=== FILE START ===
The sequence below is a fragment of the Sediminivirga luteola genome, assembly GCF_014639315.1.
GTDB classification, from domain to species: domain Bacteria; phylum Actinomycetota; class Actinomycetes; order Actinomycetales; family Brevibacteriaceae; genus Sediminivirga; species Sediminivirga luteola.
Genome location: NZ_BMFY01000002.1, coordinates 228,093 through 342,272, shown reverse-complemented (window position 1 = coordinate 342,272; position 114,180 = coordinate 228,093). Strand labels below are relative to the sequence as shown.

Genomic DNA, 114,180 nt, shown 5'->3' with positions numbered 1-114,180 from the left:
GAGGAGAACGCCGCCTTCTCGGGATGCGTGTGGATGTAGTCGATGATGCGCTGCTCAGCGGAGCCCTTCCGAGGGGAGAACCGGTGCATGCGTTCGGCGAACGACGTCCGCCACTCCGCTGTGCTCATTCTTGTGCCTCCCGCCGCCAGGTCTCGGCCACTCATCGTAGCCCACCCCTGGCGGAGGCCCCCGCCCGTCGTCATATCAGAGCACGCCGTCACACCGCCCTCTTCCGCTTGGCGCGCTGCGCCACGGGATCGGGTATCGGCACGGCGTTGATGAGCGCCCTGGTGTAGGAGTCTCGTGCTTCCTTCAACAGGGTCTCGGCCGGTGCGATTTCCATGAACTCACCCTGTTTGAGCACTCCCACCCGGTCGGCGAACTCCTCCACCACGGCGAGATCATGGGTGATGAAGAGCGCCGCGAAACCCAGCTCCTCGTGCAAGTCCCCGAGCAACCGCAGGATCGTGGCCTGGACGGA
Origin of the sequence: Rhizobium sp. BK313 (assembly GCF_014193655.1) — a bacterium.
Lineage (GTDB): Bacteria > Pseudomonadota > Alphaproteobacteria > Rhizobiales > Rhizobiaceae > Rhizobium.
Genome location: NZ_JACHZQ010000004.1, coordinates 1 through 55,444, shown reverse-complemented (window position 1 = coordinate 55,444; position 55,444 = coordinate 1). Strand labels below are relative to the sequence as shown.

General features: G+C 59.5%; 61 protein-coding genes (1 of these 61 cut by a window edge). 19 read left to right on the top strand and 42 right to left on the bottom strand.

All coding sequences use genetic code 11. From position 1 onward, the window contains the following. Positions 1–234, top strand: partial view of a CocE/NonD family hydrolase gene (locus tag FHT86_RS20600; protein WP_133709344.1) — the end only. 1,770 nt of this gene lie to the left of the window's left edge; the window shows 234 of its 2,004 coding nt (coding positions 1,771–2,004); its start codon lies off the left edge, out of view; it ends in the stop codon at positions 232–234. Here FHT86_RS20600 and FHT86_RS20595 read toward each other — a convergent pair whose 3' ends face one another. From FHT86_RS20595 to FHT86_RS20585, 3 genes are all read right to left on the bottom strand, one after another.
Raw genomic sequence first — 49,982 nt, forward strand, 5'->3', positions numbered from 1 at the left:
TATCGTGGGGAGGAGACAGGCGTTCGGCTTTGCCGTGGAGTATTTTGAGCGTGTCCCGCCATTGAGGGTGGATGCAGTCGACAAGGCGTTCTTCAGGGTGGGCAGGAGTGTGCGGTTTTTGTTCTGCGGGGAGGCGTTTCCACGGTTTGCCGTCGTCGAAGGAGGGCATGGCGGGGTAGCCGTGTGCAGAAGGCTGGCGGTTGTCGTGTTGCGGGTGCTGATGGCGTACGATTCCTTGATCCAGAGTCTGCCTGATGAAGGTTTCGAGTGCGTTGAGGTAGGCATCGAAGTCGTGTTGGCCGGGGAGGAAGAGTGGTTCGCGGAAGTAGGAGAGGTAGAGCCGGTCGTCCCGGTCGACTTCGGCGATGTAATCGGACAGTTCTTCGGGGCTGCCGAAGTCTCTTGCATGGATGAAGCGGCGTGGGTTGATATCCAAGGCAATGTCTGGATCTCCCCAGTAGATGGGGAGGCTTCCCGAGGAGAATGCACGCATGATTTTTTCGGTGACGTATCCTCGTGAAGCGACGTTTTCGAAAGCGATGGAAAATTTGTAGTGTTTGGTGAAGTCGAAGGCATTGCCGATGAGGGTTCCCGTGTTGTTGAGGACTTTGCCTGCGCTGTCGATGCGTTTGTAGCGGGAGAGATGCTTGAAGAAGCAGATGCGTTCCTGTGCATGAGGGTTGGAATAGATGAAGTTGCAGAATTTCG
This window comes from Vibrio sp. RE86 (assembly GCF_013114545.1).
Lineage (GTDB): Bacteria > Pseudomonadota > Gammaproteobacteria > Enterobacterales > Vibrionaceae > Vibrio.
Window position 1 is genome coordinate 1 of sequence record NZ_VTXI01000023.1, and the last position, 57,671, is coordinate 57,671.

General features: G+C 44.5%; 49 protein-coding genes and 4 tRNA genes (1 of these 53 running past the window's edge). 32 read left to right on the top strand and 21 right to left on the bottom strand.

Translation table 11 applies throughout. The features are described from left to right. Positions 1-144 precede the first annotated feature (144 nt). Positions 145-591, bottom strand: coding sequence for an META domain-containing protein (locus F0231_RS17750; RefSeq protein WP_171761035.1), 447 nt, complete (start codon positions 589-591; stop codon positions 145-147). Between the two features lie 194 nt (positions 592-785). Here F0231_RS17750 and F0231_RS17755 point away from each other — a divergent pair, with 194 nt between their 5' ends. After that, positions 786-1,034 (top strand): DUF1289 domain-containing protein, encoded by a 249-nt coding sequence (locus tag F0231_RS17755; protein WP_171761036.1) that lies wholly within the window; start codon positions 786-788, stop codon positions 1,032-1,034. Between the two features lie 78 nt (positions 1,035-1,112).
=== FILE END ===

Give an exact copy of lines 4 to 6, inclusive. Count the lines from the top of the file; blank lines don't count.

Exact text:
Genomic DNA, 114,180 nt, shown 5'->3' with positions numbered 1-114,180 from the left:
GAGGAGAACGCCGCCTTCTCGGGATGCGTGTGGATGTAGTCGATGATGCGCTGCTCAGCGGAGCCCTTCCGAGGGGAGAACCGGTGCATGCGTTCGGCGAACGACGTCCGCCACTCCGCTGTGCTCATTCTTGTGCCTCCCGCCGCCAGGTCTCGGCCACTCATCGTAGCCCACCCCTGGCGGAGGCCCCCGCCCGTCGTCATATCAGAGCACGCCGTCACACCGCCCTCTTCCGCTTGGCGCGCTGCGCCACGGGATCGGGTATCGGCACGGCGTTGATGAGCGCCCTGGTGTAGGAGTCTCGTGCTTCCTTCAACAGGGTCTCGGCCGGTGCGATTTCCATGAACTCACCCTGTTTGAGCACTCCCACCCGGTCGGCGAACTCCTCCACCACGGCGAGATCATGGGTGATGAAGAGCGCCGCGAAACCCAGCTCCTCGTGCAAGTCCCCGAGCAACCGCAGGATCGTGGCCTGGACGGA
Origin of the sequence: Rhizobium sp. BK313 (assembly GCF_014193655.1) — a bacterium.